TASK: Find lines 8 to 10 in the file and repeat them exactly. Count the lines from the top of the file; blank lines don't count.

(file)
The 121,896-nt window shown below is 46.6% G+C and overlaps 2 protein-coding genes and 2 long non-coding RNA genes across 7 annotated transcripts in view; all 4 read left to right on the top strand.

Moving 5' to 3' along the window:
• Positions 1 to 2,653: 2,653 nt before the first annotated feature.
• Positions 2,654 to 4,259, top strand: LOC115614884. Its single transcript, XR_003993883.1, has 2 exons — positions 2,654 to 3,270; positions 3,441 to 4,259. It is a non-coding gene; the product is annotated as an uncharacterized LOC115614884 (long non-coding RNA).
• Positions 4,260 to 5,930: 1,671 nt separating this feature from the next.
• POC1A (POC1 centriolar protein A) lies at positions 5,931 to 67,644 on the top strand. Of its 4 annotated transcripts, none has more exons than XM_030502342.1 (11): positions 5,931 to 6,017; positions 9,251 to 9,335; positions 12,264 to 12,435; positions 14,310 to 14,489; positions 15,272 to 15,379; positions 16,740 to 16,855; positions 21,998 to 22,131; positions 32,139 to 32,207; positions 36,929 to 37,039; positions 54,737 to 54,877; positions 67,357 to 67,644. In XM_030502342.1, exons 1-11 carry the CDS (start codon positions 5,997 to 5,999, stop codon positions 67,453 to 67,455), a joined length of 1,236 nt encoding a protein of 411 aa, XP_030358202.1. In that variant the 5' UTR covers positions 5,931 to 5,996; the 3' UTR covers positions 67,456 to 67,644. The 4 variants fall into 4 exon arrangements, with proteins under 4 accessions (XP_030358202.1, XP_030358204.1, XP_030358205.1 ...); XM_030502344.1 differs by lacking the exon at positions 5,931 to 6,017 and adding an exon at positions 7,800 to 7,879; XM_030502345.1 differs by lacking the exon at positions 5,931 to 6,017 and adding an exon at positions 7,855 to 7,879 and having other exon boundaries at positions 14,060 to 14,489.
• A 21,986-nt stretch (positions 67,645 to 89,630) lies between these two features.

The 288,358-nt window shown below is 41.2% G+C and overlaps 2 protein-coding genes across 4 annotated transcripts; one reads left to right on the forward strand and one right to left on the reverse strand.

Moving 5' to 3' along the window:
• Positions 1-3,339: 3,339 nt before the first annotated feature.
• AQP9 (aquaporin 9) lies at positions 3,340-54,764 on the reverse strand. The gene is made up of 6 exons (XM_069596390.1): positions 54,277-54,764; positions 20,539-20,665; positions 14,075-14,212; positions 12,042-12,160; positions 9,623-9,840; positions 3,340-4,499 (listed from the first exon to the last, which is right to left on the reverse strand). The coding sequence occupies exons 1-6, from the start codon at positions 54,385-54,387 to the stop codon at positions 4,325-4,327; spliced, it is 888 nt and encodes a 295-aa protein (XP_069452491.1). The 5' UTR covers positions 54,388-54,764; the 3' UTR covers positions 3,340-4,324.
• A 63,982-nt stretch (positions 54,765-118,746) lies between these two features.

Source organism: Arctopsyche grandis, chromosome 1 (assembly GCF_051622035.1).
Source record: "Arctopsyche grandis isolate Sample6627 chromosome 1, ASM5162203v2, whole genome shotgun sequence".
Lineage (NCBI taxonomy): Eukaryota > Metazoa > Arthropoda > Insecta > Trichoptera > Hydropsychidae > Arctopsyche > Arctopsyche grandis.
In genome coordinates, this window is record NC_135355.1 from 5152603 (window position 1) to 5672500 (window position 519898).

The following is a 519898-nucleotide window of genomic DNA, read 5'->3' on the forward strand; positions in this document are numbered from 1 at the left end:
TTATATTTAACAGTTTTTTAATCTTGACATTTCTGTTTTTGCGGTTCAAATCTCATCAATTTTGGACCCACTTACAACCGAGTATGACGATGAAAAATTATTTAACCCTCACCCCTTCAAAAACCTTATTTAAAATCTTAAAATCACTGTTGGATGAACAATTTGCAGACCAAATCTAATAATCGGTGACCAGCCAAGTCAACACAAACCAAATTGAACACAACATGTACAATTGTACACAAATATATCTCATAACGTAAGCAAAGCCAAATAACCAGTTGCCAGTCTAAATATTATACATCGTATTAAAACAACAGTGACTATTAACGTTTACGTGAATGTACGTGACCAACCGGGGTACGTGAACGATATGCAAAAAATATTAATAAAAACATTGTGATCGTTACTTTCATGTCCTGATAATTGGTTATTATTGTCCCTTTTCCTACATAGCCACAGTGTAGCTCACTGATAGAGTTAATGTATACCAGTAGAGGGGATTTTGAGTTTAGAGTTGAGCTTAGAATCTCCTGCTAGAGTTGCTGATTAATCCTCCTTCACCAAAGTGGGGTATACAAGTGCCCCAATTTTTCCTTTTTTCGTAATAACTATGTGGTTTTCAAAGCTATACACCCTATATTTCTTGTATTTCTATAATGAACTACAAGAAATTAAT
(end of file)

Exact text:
The 288,358-nt window shown below is 41.2% G+C and overlaps 2 protein-coding genes across 4 annotated transcripts; one reads left to right on the forward strand and one right to left on the reverse strand.

Moving 5' to 3' along the window:
• Positions 1-3,339: 3,339 nt before the first annotated feature.